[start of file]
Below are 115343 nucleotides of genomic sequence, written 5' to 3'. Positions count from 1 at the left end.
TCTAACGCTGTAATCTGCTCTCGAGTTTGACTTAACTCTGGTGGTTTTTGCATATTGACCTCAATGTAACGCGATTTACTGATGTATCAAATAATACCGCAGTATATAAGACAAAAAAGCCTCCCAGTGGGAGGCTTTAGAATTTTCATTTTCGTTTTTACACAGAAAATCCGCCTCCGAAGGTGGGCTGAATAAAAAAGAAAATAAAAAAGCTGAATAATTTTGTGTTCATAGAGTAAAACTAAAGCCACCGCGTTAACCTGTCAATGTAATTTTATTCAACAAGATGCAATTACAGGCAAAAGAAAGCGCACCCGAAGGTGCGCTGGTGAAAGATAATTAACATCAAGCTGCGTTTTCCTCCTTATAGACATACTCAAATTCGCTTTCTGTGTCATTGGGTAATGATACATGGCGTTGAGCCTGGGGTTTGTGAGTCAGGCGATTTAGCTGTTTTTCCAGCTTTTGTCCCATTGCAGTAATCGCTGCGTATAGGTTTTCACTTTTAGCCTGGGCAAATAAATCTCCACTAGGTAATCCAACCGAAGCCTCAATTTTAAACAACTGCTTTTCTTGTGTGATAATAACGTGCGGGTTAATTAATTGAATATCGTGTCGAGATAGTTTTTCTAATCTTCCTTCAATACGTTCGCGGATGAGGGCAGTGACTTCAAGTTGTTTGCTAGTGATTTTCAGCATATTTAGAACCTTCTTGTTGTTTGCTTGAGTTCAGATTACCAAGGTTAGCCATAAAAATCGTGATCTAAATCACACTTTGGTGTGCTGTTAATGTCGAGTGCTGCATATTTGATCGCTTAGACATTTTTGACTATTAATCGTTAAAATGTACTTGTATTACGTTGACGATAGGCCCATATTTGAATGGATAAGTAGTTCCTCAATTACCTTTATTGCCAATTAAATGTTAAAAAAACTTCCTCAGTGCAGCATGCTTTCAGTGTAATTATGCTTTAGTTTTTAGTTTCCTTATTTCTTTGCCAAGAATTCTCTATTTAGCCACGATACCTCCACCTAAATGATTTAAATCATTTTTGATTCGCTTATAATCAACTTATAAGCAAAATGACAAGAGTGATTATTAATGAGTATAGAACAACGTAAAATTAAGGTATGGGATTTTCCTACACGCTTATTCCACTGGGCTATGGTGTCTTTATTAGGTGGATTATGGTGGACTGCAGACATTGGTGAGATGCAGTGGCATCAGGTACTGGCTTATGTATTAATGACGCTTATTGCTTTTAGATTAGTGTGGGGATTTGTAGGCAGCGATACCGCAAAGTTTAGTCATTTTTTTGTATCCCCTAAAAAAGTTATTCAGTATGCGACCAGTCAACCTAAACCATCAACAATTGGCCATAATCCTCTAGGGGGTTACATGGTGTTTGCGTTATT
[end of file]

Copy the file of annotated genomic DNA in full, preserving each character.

Below are 115343 nucleotides of genomic sequence, written 5' to 3'. Positions count from 1 at the left end.
TCTAACGCTGTAATCTGCTCTCGAGTTTGACTTAACTCTGGTGGTTTTTGCATATTGACCTCAATGTAACGCGATTTACTGATGTATCAAATAATACCGCAGTATATAAGACAAAAAAGCCTCCCAGTGGGAGGCTTTAGAATTTTCATTTTCGTTTTTACACAGAAAATCCGCCTCCGAAGGTGGGCTGAATAAAAAAGAAAATAAAAAAGCTGAATAATTTTGTGTTCATAGAGTAAAACTAAAGCCACCGCGTTAACCTGTCAATGTAATTTTATTCAACAAGATGCAATTACAGGCAAAAGAAAGCGCACCCGAAGGTGCGCTGGTGAAAGATAATTAACATCAAGCTGCGTTTTCCTCCTTATAGACATACTCAAATTCGCTTTCTGTGTCATTGGGTAATGATACATGGCGTTGAGCCTGGGGTTTGTGAGTCAGGCGATTTAGCTGTTTTTCCAGCTTTTGTCCCATTGCAGTAATCGCTGCGTATAGGTTTTCACTTTTAGCCTGGGCAAATAAATCTCCACTAGGTAATCCAACCGAAGCCTCAATTTTAAACAACTGCTTTTCTTGTGTGATAATAACGTGCGGGTTAATTAATTGAATATCGTGTCGAGATAGTTTTTCTAATCTTCCTTCAATACGTTCGCGGATGAGGGCAGTGACTTCAAGTTGTTTGCTAGTGATTTTCAGCATATTTAGAACCTTCTTGTTGTTTGCTTGAGTTCAGATTACCAAGGTTAGCCATAAAAATCGTGATCTAAATCACACTTTGGTGTGCTGTTAATGTCGAGTGCTGCATATTTGATCGCTTAGACATTTTTGACTATTAATCGTTAAAATGTACTTGTATTACGTTGACGATAGGCCCATATTTGAATGGATAAGTAGTTCCTCAATTACCTTTATTGCCAATTAAATGTTAAAAAAACTTCCTCAGTGCAGCATGCTTTCAGTGTAATTATGCTTTAGTTTTTAGTTTCCTTATTTCTTTGCCAAGAATTCTCTATTTAGCCACGATACCTCCACCTAAATGATTTAAATCATTTTTGATTCGCTTATAATCAACTTATAAGCAAAATGACAAGAGTGATTATTAATGAGTATAGAACAACGTAAAATTAAGGTATGGGATTTTCCTACACGCTTATTCCACTGGGCTATGGTGTCTTTATTAGGTGGATTATGGTGGACTGCAGACATTGGTGAGATGCAGTGGCATCAGGTACTGGCTTATGTATTAATGACGCTTATTGCTTTTAGATTAGTGTGGGGATTTGTAGGCAGCGATACCGCAAAGTTTAGTCATTTTTTTGTATCCCCTAAAAAAGTTATTCAGTATGCGACCAGTCAACCTAAACCATCAACAATTGGCCATAATCCTCTAGGGGGTTACATGGTGTTTGCGTTATT